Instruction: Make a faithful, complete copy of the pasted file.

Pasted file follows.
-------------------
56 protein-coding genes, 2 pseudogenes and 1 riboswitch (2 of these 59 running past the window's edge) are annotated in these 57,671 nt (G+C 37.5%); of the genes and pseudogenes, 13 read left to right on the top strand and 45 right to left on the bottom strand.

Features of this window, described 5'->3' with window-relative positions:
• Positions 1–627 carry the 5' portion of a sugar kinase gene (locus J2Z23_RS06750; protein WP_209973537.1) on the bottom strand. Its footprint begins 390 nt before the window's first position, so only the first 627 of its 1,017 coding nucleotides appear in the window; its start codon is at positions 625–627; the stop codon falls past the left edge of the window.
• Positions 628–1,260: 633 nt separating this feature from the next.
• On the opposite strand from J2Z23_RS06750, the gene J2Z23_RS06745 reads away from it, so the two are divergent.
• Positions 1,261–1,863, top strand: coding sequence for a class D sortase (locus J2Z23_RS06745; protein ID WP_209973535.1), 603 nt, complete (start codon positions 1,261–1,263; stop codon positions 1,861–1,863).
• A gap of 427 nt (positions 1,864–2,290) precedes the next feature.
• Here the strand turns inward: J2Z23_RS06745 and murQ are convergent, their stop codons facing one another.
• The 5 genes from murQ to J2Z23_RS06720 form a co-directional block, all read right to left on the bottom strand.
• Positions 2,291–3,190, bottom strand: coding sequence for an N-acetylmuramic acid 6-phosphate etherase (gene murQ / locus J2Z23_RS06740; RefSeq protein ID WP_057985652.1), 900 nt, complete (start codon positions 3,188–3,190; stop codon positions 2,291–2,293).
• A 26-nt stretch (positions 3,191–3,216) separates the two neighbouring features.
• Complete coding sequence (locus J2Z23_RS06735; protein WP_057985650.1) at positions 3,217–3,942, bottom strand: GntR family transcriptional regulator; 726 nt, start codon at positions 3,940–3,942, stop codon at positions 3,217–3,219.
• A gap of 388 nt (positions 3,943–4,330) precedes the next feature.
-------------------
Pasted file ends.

56 protein-coding genes, 2 pseudogenes and 1 riboswitch (2 of these 59 running past the window's edge) are annotated in these 57,671 nt (G+C 37.5%); of the genes and pseudogenes, 13 read left to right on the top strand and 45 right to left on the bottom strand.

Features of this window, described 5'->3' with window-relative positions:
• Positions 1–627 carry the 5' portion of a sugar kinase gene (locus J2Z23_RS06750; protein WP_209973537.1) on the bottom strand. Its footprint begins 390 nt before the window's first position, so only the first 627 of its 1,017 coding nucleotides appear in the window; its start codon is at positions 625–627; the stop codon falls past the left edge of the window.
• Positions 628–1,260: 633 nt separating this feature from the next.
• On the opposite strand from J2Z23_RS06750, the gene J2Z23_RS06745 reads away from it, so the two are divergent.
• Positions 1,261–1,863, top strand: coding sequence for a class D sortase (locus J2Z23_RS06745; protein ID WP_209973535.1), 603 nt, complete (start codon positions 1,261–1,263; stop codon positions 1,861–1,863).
• A gap of 427 nt (positions 1,864–2,290) precedes the next feature.
• Here the strand turns inward: J2Z23_RS06745 and murQ are convergent, their stop codons facing one another.
• The 5 genes from murQ to J2Z23_RS06720 form a co-directional block, all read right to left on the bottom strand.
• Positions 2,291–3,190, bottom strand: coding sequence for an N-acetylmuramic acid 6-phosphate etherase (gene murQ / locus J2Z23_RS06740; RefSeq protein ID WP_057985652.1), 900 nt, complete (start codon positions 3,188–3,190; stop codon positions 2,291–2,293).
• A 26-nt stretch (positions 3,191–3,216) separates the two neighbouring features.
• Complete coding sequence (locus J2Z23_RS06735; protein WP_057985650.1) at positions 3,217–3,942, bottom strand: GntR family transcriptional regulator; 726 nt, start codon at positions 3,940–3,942, stop codon at positions 3,217–3,219.
• A gap of 388 nt (positions 3,943–4,330) precedes the next feature.